Flying is safer than you think: previously hijacked passenger reassures students

Summer travel is here. Flight to Shanghai: 5 hours. Flight to London: 13 hours. Flight to New York City: 20 hours. Level of excitement: HIGH. Level of anxiety: HIGHER.

For some students, the tragic events this year involving Malaysia Airlines, AirAsia, and Germanwings have increased a fear of flying.

A recent random survey of 20 SAS students showed that while 25% were not afraid to fly, 25% were and 50% stated they weren’t afraid but still think about the events frequently while flying.

meta-chart

While these few tragic incidents may have increased people’s perception of the risk of flying, in fact, the odds of dying by plane are nearly nonexistent. According to an anxiety report on the fear of flying, “whenever we fly, we have a one-one hundred-thousandth of one percent (.000014%) chance of dying.”

Those who have experienced an airline scare and overcome their fear may be able to offer the best advice for those who have become anxious by the recent airline tragedies.

After undergoing a hijacking on a Singapore Airlines flight in 1991, Mark Adams – this reporter’s father – continues to travel for business several times a month without a single worry.

The Singapore Airlines flight, SQ 117, comprised of 118 passengers and 11 crew members, was hijacked in mid-air by four Pakistanis armed with explosives and knives. The flight from Kuala Lumpur landed safely at Singapore Changi Airport at 10:15 p.m. Adams recalled being on the plane for “nine hours,” and that “lots of different things happened throughout the night.” The hijackers were demanding the release of Pakistani prisoners from the Singapore government, as well as fuel so that the plane could depart for Australia.

Newspaper article about the hijack.
Newspaper article about the hijack.

“These four Pakistani guys got up and said, ‘This is a hijacking.’ At first we thought it was a joke because it was Singapore Airlines, but after we landed, we realized that it was serious.

“During the night, they were getting upset because Singaporeans were not giving them fuel. They pushed flight attendants off the plane and people were beat up. Then they said, ‘Okay, well, let’s start killing Americans.’ So they went around asking, ‘Who’s American?’ There was actually one guy who admitted it, [and] they took him to the front of the plane where they sort of hit him, beat him up, then put him back in his seat.”

After a long nine hours, the Singapore commandos raided the plane, killing all four hijackers. Overall, Adams said, “I was scared during the whole time, but it was almost like what was happening wasn’t real. But I wasn’t as nervous as I thought I would be, maybe because they didn’t have guns and had knives. I think the fact that everyone was rescued safely and that no [passengers were] killed made it much easier to get over.”

While Adams said he does not fear flying, memories of that day are still easily triggered.

Picture of the SQ117 plane. Creative Commons license.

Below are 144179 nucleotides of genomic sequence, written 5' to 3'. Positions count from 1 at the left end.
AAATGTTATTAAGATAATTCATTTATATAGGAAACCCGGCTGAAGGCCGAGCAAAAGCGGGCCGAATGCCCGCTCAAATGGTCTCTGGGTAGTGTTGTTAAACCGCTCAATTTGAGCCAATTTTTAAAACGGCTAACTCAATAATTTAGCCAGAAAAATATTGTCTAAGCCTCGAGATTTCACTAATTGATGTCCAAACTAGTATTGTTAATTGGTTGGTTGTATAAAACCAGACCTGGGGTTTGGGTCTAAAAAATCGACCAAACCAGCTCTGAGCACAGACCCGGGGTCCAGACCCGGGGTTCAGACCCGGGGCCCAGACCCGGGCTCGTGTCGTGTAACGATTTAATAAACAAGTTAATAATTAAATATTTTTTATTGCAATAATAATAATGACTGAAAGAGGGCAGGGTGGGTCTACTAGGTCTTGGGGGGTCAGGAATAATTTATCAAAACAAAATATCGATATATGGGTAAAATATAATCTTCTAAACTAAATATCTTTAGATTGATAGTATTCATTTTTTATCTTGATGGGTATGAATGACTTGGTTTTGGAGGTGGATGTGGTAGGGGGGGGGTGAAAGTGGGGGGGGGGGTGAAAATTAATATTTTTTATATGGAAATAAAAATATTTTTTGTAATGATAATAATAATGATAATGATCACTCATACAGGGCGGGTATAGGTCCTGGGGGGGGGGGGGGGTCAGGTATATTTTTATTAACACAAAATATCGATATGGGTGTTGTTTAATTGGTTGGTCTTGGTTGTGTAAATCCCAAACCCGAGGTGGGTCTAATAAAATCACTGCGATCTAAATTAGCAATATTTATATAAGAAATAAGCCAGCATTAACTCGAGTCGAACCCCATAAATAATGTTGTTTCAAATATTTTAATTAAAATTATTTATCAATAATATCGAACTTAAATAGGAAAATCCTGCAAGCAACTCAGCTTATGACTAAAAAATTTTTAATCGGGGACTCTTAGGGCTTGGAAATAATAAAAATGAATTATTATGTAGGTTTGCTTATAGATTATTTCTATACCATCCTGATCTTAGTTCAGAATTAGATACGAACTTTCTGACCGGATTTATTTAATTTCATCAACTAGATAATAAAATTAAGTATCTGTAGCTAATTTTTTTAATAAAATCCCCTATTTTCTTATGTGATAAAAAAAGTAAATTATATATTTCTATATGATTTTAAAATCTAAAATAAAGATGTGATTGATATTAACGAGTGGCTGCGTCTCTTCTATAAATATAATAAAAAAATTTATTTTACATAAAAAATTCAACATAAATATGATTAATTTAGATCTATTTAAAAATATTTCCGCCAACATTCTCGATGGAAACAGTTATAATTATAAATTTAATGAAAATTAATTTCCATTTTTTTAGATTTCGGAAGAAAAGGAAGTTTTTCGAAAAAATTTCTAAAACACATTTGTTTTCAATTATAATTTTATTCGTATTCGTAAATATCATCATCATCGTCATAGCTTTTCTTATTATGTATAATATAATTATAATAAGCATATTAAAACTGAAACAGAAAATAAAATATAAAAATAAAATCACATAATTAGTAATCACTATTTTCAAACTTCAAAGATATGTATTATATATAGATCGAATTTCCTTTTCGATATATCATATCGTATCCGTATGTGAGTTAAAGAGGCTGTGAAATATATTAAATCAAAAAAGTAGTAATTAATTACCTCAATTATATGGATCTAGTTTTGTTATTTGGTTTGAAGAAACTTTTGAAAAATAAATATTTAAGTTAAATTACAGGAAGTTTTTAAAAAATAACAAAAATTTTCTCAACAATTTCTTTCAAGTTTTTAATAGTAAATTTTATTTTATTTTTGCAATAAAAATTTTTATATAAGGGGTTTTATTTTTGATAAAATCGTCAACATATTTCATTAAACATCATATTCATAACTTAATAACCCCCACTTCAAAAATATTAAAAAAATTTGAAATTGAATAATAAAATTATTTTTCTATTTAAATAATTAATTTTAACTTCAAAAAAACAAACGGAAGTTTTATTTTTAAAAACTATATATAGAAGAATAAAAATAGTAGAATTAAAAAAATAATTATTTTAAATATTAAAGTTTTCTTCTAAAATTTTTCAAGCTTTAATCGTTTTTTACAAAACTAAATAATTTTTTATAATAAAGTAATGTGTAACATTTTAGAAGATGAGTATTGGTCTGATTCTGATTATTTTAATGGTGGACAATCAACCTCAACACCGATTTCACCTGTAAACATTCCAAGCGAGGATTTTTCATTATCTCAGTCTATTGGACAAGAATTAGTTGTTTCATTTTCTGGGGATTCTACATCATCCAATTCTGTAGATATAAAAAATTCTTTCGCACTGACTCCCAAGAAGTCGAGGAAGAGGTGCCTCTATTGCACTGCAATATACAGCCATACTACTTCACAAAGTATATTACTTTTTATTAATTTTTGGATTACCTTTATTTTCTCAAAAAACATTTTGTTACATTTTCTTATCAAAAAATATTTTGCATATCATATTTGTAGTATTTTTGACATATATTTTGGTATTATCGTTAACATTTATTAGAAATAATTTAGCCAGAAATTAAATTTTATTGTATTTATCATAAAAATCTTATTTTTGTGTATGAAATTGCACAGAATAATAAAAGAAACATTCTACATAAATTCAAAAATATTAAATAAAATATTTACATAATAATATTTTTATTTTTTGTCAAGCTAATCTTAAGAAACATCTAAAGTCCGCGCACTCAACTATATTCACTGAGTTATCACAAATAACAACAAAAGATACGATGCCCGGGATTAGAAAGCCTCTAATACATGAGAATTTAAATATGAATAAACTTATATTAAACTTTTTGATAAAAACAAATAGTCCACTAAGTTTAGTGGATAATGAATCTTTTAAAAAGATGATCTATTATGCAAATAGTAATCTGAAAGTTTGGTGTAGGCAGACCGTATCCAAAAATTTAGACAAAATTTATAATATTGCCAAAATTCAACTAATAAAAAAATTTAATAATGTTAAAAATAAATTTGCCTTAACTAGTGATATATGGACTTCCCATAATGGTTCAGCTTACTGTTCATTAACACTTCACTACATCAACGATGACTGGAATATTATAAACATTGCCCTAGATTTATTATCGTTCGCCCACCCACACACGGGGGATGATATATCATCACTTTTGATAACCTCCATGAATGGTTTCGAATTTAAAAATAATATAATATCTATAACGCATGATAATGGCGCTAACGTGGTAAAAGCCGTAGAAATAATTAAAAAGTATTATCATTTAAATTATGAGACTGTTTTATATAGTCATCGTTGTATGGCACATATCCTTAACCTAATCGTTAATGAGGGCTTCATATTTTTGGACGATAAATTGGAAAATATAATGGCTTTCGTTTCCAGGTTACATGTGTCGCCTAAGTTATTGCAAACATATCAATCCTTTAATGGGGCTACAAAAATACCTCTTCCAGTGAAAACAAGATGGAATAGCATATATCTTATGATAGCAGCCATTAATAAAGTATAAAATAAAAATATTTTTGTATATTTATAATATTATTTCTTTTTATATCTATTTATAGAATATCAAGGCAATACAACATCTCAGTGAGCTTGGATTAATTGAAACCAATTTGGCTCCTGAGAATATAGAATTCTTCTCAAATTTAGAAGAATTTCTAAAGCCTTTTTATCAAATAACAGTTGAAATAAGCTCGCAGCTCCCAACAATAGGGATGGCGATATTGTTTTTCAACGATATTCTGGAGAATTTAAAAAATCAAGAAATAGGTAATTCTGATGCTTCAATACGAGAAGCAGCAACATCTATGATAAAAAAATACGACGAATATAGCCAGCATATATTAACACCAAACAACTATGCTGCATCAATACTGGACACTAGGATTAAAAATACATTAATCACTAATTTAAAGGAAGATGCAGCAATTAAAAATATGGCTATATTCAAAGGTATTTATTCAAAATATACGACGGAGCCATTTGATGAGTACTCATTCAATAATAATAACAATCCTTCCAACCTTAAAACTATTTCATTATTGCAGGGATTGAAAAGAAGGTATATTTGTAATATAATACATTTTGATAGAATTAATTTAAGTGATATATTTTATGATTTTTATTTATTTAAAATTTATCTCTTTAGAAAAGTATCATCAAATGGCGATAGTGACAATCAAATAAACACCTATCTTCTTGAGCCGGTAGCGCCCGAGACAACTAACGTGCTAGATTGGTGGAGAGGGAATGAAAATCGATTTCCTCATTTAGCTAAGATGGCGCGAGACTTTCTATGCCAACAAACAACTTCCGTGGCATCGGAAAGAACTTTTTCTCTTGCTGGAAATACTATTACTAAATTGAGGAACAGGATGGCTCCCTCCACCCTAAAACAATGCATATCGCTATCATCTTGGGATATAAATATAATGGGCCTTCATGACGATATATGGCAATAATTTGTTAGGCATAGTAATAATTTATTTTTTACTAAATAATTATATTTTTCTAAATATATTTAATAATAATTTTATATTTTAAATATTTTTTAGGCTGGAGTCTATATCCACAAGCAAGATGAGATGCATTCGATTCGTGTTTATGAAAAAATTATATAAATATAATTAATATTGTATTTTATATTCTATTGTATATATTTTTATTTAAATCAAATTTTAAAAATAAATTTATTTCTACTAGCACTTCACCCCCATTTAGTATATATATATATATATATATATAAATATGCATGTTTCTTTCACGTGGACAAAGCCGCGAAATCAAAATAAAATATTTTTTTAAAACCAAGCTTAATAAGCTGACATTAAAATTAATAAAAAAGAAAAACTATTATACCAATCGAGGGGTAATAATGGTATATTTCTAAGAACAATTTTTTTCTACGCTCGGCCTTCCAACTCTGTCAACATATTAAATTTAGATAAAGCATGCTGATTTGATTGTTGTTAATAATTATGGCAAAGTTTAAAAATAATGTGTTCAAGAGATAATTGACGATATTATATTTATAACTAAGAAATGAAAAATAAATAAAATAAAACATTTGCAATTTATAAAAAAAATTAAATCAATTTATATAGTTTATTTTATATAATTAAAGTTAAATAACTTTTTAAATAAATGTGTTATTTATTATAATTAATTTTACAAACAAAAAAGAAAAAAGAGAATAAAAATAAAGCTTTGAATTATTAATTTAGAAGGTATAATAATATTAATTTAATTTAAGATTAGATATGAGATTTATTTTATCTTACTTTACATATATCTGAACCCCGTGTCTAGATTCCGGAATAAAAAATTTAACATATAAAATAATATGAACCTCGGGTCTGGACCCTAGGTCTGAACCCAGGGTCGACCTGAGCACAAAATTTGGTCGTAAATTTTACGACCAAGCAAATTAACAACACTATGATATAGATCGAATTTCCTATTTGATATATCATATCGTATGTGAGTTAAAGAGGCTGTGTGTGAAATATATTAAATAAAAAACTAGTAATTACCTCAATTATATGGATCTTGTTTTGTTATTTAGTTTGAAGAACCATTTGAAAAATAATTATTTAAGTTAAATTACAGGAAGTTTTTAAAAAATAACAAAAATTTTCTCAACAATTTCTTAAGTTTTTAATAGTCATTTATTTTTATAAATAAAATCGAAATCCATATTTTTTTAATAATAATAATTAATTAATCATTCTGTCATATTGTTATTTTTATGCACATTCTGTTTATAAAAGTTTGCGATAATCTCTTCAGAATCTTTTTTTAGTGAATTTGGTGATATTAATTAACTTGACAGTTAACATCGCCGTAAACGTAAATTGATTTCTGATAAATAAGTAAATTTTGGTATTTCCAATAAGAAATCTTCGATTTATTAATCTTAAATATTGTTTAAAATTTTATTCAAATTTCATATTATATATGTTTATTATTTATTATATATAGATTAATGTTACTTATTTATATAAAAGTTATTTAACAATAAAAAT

Picture of the SQ117 plane. Creative Commons license.

“I was never scared of flying [after that], but when I would go to the airport in the mornings, I would have flashbacks of it. Because in the morning time, right when the sun was coming up at dawn, the commandos stormed the plane. So whenever I’m driving near Changi Airport in the morning for a flight and I see the sun just coming up, it reminds me of that incident. But I’ve never been scared or worried about it.”

Even though flying is the safest mode of transportation, Adams suggests that people are uneasy about traveling due to the recent tragedies with Malaysian Airlines.

“I think that when people fly, they feel like they don’t have control, and when they drive they get the sense that they have more control. But actually driving in a car is much more dangerous than being in an airplane. If you look at all the thousands of flights that happen every day, even if there was one airplane crash a day, it would still be pretty safe and be pretty rare to be involved in one. And actually there’s not even a crash every day, not even a crash every week, there’s probably not even a crash every month. It happens very rarely, so people should just realize that air travel is very safe.”

But knowing the facts can help to relieve anxiety. To find the facts, this reporter called Operations at Singapore’s Malaysian Airlines office. Smadi Mahood, a customer service agent, said, “the incidences have not affected Malaysian airlines that much. Most of our load [on the plane]  is ¾ full.”

This could be because the safety of Malaysian Airlines’ planes has increased after the incidents this year. Mahood explained how their “safety records have been good until the accidents.” Since then, “not a single major accident has happened to the airline.” The reason for this is that Malaysian Airlines has made changes regarding the enhancement of safety of the aircraft. In addition, they made another interesting change. “[Each airline have a] normally traveled route. We immediately changed the route of the MH370 plane after the incident.”

It is evident that the accidents associated with flying have recently become a concern for many people, but flying is safer than you think. The next time you’re on the plane, just relax and enjoy the ride.

If you are anxious about flying, here are a few steps you can follow to help keep calm.

SQ117 hijack documentary below.

Author: Jamila Adams

Jamila Adams is a Co-Editor-in-Chief of The Eye and part of the Morning Show crew. This is her second year as a reporter for The Eye and the Morning Show’s production staff. She is a senior this year and has been at SAS since she was in Pre-Kindergarten. Some of her hobbies include taking bubble baths, spooning her dog and eating truffle fries. She can be contacted at adams17587@sas.edu.sg

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